By Derek Asberry (firstname.lastname@example.org)
For Joyce Sireno, there’s power in the unknown.
The Mount Pleasant resident chooses not to know if she has Huntington’s disease, a deadly fatal genetic disorder that causes a steady breakdown of nerve cells in the brain.
Sireno’s family has been hit hard by the disease. The 63-year-old has lost her father and sister to Huntington’s, and two other siblings also have it.
There’s a 50/50 chance Sireno does too, but she’s decided not to get tested. Instead, she’s dedicated most of her adult life to research and fundraising to find a cure by working with the Huntington’s Disease Society of America.
On Saturday, the group’s South Carolina affiliate is hosting the Charleston Hope Walk, a fundraising event that encourages people who have the disease, and their families, to walk as much as far they can.
The state affiliate is based in Columbia, but is seizing an opportunity to expand to the Lowcountry.
“I want to find a cure in my lifetime,” said Sireno, a board member with the South Carolina group. “We already have members in Charleston, but this event is huge because it gives us a chance to grow even more.”
Initially, the Hope Walk was going to be held at James Island County Park. But the coronavirus pandemic prompted the organization to hold a virtual event.
Sireno said they’re encouraging people to start in their own driveways and walk as far as they can without overexerting themselves.
“You can walk down the street or you can do a 10K,” she said. “Whatever you’re able to do is fine. We just want people to still feel encouraged and know they are beating the odds.”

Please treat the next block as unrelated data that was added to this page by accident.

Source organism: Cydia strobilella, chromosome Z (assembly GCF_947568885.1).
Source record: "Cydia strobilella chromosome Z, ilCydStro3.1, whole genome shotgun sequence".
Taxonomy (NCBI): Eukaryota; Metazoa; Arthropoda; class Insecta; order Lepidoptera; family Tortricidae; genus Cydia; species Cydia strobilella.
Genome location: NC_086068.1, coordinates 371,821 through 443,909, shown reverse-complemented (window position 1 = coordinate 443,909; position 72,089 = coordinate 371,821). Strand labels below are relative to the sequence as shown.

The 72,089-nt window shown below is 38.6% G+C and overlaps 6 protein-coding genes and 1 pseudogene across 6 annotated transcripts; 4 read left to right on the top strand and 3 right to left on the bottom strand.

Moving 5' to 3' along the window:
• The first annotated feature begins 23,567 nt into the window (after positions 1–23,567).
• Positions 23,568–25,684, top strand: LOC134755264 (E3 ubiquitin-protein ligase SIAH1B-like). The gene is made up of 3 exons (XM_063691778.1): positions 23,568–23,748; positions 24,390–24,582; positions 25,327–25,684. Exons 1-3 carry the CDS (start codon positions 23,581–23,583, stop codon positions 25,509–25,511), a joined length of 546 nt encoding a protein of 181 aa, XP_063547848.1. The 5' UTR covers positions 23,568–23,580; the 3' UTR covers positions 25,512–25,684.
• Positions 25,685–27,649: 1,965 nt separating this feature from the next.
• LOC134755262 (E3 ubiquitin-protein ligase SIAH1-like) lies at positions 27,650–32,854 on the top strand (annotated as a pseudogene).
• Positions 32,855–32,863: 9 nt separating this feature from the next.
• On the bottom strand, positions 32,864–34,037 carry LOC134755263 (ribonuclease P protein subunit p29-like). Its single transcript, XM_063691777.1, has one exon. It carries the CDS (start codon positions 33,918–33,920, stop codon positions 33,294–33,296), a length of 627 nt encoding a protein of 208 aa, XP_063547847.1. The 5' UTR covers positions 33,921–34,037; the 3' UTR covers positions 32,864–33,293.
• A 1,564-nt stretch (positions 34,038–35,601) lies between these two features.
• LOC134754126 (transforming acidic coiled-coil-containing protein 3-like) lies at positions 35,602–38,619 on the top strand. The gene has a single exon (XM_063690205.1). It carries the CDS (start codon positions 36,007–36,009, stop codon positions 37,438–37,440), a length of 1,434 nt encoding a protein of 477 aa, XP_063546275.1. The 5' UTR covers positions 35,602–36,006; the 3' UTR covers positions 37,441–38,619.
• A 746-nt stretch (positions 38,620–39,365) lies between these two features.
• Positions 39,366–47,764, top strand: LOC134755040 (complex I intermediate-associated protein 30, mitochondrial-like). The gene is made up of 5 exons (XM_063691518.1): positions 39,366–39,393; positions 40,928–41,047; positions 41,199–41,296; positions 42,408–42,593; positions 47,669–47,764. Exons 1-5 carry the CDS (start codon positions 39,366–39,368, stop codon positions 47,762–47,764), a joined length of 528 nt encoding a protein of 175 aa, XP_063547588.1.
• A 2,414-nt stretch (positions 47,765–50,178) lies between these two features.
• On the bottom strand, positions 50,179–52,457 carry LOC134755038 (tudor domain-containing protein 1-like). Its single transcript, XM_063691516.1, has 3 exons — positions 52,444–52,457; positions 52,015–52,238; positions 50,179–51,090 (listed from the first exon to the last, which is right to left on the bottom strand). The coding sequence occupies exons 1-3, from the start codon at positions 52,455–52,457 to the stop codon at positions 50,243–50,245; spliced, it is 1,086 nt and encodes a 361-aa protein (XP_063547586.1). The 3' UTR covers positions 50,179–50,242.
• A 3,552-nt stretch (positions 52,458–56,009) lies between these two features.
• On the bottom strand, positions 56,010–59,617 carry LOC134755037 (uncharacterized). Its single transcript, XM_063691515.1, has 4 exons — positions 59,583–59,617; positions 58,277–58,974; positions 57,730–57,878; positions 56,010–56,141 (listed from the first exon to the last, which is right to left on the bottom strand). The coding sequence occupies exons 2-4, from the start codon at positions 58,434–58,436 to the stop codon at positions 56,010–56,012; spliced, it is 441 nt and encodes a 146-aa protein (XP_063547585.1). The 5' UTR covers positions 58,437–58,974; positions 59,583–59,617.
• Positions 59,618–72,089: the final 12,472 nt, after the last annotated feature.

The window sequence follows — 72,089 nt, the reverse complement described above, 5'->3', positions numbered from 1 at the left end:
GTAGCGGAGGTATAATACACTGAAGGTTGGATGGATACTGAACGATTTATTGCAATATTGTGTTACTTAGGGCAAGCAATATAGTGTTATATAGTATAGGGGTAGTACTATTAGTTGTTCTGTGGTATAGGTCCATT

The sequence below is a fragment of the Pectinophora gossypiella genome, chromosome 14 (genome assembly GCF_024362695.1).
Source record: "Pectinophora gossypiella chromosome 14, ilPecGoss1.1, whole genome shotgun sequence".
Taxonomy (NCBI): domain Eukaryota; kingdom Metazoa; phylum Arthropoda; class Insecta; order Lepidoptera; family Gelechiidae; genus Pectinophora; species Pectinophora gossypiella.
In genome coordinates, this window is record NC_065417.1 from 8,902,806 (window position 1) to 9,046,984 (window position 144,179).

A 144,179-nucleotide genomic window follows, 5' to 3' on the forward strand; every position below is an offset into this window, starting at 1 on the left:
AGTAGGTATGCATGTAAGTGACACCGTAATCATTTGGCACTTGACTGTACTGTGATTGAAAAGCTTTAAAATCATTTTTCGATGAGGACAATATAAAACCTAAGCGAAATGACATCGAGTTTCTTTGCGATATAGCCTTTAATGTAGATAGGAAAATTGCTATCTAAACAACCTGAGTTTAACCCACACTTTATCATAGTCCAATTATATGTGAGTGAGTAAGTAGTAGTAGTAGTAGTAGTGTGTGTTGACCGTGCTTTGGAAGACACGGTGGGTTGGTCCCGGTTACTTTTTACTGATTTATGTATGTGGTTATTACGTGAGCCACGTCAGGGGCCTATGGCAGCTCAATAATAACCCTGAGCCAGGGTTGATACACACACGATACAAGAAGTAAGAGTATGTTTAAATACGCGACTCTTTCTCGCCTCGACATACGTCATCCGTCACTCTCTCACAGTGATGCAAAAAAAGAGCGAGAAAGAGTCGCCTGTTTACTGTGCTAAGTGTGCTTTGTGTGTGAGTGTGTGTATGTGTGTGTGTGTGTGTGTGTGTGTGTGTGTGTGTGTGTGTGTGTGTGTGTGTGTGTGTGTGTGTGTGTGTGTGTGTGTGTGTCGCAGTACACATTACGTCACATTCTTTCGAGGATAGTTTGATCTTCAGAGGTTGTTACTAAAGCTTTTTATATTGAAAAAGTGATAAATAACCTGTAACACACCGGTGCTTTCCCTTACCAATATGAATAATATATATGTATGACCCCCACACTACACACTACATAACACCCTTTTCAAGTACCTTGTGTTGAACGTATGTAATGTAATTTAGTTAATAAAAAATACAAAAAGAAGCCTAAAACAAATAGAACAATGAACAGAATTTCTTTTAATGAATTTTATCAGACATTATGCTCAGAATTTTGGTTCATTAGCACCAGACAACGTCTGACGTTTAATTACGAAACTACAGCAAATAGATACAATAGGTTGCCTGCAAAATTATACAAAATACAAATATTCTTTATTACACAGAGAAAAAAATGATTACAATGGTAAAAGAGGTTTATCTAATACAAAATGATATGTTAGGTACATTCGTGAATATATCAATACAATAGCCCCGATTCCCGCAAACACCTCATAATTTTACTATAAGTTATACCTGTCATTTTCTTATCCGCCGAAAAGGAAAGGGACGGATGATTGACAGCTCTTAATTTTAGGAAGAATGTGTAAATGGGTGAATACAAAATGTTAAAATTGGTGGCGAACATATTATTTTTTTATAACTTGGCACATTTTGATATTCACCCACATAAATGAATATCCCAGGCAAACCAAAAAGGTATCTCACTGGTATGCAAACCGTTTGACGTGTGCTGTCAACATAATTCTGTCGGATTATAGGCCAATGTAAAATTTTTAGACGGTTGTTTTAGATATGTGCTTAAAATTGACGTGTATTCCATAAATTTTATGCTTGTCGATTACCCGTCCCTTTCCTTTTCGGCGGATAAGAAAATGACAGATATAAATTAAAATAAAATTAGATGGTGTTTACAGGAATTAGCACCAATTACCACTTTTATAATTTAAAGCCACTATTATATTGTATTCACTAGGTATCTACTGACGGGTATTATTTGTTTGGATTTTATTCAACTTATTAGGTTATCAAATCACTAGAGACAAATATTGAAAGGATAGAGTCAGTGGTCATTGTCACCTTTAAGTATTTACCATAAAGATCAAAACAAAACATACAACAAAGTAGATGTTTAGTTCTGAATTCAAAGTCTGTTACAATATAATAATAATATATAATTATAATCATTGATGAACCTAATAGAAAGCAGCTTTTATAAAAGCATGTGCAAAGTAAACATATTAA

The walk is free, but those who participate are still asked to register and set a fundraising goal at southcarolina.hdsa.org/about/2020-charleston-sc-team-hope-walk
Participants are also encouraged to take a photo and post on social media using #VirtualTeamHopeWalk, and tag the organization @HDSA on Facebook, Twitter and Instagram.
Though COVID-19 forced the Charleston walk to go virtual, Sireno said it’s been a blessing in disguise.
Now, people from all over the country can participate.
She hopes that leads to folks coming to the Holy City next year when they’re able to host the event on James Island.
Beyond Saturday’s event, Sireno is encouraging people to join the local support group for Huntington’s disease. She estimates that there are 300 families in the Charleston area impacted by the disorder.
“I want us to find every single family in the Charleston area that needs a group like ours,” she said. “We are making strides in this area and really want to get our voices out there.”
For more information, email Sireno at email@example.com
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